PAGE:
Indian authorities collect biometric data of Myanmar citizen refugees

Refugees and rights organizations are concerned the data could be used against the refugees.
By RFA Burmese
Indian authorities collect biometric data of Myanmar citizen refugees People who fled from Myanmar collect donated clothes at a temporary distribution center in Farkawn village near the India-Myanmar border, in the northeastern state of Mizoram, India, Nov. 20, 2021. Indian media outlets have reported that the Indian Ministry of Home Affairs, Manipur and Mizoram state officials earlier this year discussed biometric data collection and decided to start the process in Manipur.
Rupak De Chowdhuri/Reuters

Authorities in the Indian border state of Manipur have begun collecting biometric data from thousands of Myanmar citizens who have fled conflict between armed ethnic groups and the military junta in their home country, but the refugees fear that the collected data could be shared with the junta, several refugees told Radio Free Asia.

Since fighting broke out on July 22 in the town of Khampat on the Myanmar side of the border, more than a thousand local residents have fled to Manipur. They have not been able to return since.

They are among about 50,000 Myanmar citizens who have fled to India since the junta ousted Myanmar’s democratically elected government in a coup in 2021. The Indian government has been collecting biometric data since the end of July.

The refugees, aid workers and human rights activists are concerned that India will arrest Myanmar citizens using the collected biometric information and hand them over to the military junta or that they could be swept up into internal conflicts in India. 

Refugees from Myanmar are required to record their fingerprints, eyes, face, and voice, a Myanmar refugee, who requested anonymity for security reasons, told RFA’s Burmese Service.

“They register by scanning the eyes and all 10 fingerprints. The data has been collected as if we are migrants from another country,” the refugee said. “The first place the biometric data was collected was in the detention center.”

The refugee said that all of the refugees in the center will be registered within the next three to four days.

“All of us outside the center will have to register ourselves as migrants in police stations as migrants, and we will have to provide our biometric data to do so.”

Another refugee said many feel unsafe because they are worried that the biometric data could be used against them. Additionally, they fear that the government is increasing security measures because the refugees could be swept up in a local ethnic conflict.

Armed Kuki men guard a checkpoint at Torbung village in Churachandpur district, in the northeastern state of Manipur, India, July 23, 2023. Credit: Adnan Abidi/Reuters

“In the conflict between the Meitei and Kuki, two local Indian ethnic groups, … the Kuki tribe is protecting the Myanmar refugees. So in return the refugees seem to support the Kuki,” the second refugee said. “Indian authorities might have concerns that the refugees might be involved or complicit in the conflict which could lead to our mistreatment at the local level as well.”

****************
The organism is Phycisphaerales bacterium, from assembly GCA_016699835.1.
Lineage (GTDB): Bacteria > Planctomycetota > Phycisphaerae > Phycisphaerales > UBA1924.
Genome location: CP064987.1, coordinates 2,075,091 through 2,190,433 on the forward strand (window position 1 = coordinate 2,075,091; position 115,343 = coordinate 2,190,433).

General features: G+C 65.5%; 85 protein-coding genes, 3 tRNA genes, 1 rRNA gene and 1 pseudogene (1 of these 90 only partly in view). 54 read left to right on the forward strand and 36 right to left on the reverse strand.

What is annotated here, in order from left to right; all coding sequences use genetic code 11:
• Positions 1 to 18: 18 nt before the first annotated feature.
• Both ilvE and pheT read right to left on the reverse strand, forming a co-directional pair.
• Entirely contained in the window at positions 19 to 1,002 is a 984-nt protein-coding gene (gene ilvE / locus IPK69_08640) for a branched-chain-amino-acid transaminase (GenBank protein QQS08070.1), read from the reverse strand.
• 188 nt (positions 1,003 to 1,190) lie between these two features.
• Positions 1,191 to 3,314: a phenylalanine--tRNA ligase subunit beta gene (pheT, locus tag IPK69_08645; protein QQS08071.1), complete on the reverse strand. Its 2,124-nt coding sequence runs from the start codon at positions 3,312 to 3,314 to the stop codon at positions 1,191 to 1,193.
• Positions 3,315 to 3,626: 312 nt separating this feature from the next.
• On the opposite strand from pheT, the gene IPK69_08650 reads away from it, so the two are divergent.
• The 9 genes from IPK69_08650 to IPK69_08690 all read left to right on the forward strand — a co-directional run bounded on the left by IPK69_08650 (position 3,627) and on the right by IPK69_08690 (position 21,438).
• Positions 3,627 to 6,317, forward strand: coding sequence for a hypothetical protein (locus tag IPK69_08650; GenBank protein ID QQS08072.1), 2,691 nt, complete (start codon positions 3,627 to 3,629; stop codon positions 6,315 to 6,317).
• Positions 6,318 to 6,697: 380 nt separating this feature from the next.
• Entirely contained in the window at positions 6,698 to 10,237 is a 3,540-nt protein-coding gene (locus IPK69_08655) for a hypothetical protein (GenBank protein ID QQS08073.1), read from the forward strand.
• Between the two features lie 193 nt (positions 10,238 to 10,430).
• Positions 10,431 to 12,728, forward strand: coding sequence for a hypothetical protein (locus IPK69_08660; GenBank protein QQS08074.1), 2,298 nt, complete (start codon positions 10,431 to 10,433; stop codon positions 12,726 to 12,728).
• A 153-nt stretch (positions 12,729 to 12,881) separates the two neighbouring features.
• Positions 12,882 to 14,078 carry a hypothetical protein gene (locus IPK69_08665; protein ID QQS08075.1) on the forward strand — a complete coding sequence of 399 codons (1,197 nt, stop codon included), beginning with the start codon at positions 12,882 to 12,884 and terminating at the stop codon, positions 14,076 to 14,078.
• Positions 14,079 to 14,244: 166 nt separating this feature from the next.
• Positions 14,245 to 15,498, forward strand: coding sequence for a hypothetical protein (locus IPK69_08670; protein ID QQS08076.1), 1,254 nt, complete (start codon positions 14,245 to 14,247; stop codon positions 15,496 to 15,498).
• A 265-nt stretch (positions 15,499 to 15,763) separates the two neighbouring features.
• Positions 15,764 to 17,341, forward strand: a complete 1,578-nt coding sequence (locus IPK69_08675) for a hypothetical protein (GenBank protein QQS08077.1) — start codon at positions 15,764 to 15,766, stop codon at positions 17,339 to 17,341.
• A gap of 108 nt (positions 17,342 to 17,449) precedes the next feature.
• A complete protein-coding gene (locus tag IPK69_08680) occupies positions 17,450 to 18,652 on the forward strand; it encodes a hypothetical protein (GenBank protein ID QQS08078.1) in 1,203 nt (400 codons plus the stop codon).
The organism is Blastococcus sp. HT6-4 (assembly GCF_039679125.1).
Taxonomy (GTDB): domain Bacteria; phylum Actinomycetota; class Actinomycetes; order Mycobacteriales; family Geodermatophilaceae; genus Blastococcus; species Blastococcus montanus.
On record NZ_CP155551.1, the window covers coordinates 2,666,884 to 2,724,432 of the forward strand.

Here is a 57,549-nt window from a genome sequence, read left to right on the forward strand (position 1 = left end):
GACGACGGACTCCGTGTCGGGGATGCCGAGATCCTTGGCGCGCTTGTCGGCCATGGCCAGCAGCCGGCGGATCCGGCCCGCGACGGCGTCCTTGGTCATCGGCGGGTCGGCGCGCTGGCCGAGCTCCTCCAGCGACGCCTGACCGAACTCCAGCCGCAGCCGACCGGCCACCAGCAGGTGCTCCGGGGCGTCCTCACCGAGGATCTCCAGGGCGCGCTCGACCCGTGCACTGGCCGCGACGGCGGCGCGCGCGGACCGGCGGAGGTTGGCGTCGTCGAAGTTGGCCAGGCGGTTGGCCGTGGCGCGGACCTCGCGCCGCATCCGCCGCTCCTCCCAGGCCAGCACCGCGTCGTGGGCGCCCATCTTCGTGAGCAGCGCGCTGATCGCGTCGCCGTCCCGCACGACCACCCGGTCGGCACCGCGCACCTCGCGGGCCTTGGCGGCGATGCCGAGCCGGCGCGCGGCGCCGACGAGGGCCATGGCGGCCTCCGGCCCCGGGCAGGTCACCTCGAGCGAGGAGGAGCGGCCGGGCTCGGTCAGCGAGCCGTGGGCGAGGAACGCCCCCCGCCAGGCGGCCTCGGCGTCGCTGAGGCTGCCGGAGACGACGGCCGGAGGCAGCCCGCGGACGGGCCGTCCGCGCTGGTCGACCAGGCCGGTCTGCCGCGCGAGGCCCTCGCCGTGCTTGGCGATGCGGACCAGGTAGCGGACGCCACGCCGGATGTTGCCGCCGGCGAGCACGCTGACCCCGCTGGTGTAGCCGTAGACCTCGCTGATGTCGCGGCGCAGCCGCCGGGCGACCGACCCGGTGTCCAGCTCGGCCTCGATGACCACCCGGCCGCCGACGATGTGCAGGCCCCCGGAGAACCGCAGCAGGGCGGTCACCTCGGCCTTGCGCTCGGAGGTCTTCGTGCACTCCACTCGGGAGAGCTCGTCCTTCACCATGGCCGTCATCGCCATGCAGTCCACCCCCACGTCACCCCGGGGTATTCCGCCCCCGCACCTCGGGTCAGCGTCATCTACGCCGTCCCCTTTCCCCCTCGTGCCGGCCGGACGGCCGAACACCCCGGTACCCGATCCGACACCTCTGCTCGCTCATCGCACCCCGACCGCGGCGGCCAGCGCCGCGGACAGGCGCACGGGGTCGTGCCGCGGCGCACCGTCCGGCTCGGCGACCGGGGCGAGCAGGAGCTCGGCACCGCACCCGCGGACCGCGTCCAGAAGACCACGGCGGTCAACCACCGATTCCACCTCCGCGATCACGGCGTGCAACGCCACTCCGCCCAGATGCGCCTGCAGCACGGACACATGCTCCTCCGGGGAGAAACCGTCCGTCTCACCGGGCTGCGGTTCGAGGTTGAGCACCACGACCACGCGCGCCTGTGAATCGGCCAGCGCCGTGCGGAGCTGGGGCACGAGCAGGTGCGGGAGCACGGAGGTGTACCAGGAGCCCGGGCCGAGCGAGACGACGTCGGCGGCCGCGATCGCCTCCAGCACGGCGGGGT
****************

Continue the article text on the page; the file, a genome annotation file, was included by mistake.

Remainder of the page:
According to a statement of the Manipur state government on July 29, the biometric data collection process started in the foreigner detention center near the Sajiwa prison in East Imphal District. 

Indian media outlets reported that the Indian Ministry of Home Affairs, Manipur and Mizoram state officials discussed the issue of registering Myanmar refugees in April 2023 and decided to start the process in Manipur state. Current directives from the ministry authorize biometric data collection in Manipur starting on July 29 and ending on Sept. 30.


The biometric data could enable the selective arrest of any refugee who is wanted by Myanmar’s junta, Salai Dohka, an official for an India-based organization called India for Myanmar, told RFA.

“Myanmar political activists who [the junta] regard as criminals … who are sheltering in India could be sent back to Myanmar in some form of criminal exchange,” said Dohka. “We are also worried that Myanmar refugees in India could be accused of committing drug and other unlawful crimes and could be used as scapegoats in ethnic disputes caused by political conflicts in India.”

Internally displaced people are seen in Kampat, Sagaing region, Myanmar, near the Indian border as they try to flee escalating fighting, July 24, 2023. Credit: Citizen journalist

Salai Tel Ra, the program manager of Chin Human Rights Organization, told RFA that the collection of biometric data should not be done and that there is a rising concern about how this information will be used.

“This information is related to the rights of each citizen and their survival and security,” said Ra. “They should not force the refugees to give up their biometric data. It would be another story if the stakeholders voluntarily consent to it. In fact, [the refugees’ data] is none of the Indian government’s business.”

RFA attempted to contact both the Indian Embassy in Yangon and the Indian Foreign Ministry in New Delhi for comment on the situation, but neither has responded. Officials of the East Imphal District in Manipur state were also not responsive to questions.

The Myanmar Embassy in New Delhi did not reply to emails asking if they would protect the refugees.

The junta’s spokesperson in the Sagaing region did not respond to telephone calls.

Translated by Myo Min Aung. Edited by Eugene Whong.


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